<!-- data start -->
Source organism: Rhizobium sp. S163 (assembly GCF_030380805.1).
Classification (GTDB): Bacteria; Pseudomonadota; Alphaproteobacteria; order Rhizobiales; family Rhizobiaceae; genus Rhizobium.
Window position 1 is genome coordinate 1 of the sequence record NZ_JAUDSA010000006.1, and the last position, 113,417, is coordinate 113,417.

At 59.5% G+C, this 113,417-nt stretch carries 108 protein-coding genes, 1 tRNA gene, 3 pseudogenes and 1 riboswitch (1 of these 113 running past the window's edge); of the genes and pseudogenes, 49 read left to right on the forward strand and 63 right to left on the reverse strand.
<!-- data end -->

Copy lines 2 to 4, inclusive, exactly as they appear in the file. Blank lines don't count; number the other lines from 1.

Classification (GTDB): Bacteria; Pseudomonadota; Alphaproteobacteria; order Rhizobiales; family Rhizobiaceae; genus Rhizobium.
Window position 1 is genome coordinate 1 of the sequence record NZ_JAUDSA010000006.1, and the last position, 113,417, is coordinate 113,417.

At 59.5% G+C, this 113,417-nt stretch carries 108 protein-coding genes, 1 tRNA gene, 3 pseudogenes and 1 riboswitch (1 of these 113 running past the window's edge); of the genes and pseudogenes, 49 read left to right on the forward strand and 63 right to left on the reverse strand.